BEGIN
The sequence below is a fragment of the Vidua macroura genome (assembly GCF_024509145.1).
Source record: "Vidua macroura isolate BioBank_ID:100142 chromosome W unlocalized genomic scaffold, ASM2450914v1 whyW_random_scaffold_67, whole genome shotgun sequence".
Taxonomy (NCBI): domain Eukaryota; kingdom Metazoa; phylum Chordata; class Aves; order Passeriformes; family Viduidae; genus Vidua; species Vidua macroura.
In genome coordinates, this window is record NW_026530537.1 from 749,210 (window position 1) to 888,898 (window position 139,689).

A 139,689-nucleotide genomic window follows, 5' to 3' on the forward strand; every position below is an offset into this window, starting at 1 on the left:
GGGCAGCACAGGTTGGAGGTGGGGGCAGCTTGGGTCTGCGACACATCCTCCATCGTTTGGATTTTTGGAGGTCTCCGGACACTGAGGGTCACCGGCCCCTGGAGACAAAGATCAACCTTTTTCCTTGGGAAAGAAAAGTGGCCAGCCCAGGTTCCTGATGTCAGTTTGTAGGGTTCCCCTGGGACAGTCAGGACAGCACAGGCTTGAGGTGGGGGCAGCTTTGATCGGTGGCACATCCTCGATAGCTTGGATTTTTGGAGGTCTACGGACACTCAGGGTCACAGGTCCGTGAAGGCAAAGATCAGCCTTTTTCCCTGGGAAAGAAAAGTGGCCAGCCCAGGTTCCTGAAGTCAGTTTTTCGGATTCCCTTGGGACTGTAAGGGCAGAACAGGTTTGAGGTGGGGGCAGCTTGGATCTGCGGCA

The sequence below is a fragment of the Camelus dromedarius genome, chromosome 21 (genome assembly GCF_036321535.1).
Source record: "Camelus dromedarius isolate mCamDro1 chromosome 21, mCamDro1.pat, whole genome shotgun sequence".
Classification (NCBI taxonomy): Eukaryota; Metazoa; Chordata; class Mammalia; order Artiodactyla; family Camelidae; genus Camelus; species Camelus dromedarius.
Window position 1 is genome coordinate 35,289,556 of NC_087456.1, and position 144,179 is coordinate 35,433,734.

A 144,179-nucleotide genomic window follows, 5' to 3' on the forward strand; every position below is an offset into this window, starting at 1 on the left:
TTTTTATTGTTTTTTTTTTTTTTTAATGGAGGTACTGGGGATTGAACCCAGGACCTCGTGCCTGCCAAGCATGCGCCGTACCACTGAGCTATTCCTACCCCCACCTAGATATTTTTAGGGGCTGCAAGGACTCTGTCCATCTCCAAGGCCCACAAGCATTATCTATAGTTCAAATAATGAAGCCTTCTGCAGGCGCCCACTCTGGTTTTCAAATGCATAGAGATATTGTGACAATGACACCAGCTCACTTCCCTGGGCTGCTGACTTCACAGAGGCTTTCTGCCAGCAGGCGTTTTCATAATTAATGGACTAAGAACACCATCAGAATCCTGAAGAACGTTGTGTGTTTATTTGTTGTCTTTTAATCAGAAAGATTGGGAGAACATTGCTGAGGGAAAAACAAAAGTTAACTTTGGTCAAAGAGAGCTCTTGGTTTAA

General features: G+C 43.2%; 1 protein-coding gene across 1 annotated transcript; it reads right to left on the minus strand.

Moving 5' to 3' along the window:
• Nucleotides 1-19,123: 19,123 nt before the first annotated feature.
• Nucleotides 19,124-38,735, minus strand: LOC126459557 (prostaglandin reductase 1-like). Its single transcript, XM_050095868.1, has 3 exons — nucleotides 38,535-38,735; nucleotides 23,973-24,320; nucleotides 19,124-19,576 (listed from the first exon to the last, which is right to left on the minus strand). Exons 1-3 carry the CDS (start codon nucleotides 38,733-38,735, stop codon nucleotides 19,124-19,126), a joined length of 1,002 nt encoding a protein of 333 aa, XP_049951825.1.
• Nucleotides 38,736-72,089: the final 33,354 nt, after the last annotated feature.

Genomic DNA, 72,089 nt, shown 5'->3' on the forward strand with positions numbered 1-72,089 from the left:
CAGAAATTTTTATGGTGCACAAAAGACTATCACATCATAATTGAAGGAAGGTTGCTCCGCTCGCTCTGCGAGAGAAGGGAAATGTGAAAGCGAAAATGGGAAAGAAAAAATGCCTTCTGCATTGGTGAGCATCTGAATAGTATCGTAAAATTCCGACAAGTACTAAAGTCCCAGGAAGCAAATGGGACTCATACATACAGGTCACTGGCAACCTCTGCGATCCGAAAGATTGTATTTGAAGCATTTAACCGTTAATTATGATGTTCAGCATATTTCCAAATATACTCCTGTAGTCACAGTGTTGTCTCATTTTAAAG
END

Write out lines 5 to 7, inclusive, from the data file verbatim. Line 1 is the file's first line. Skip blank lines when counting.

A 139,689-nucleotide genomic window follows, 5' to 3' on the forward strand; every position below is an offset into this window, starting at 1 on the left:
GGGCAGCACAGGTTGGAGGTGGGGGCAGCTTGGGTCTGCGACACATCCTCCATCGTTTGGATTTTTGGAGGTCTCCGGACACTGAGGGTCACCGGCCCCTGGAGACAAAGATCAACCTTTTTCCTTGGGAAAGAAAAGTGGCCAGCCCAGGTTCCTGATGTCAGTTTGTAGGGTTCCCCTGGGACAGTCAGGACAGCACAGGCTTGAGGTGGGGGCAGCTTTGATCGGTGGCACATCCTCGATAGCTTGGATTTTTGGAGGTCTACGGACACTCAGGGTCACAGGTCCGTGAAGGCAAAGATCAGCCTTTTTCCCTGGGAAAGAAAAGTGGCCAGCCCAGGTTCCTGAAGTCAGTTTTTCGGATTCCCTTGGGACTGTAAGGGCAGAACAGGTTTGAGGTGGGGGCAGCTTGGATCTGCGGCA

The sequence below is a fragment of the Camelus dromedarius genome, chromosome 21 (genome assembly GCF_036321535.1).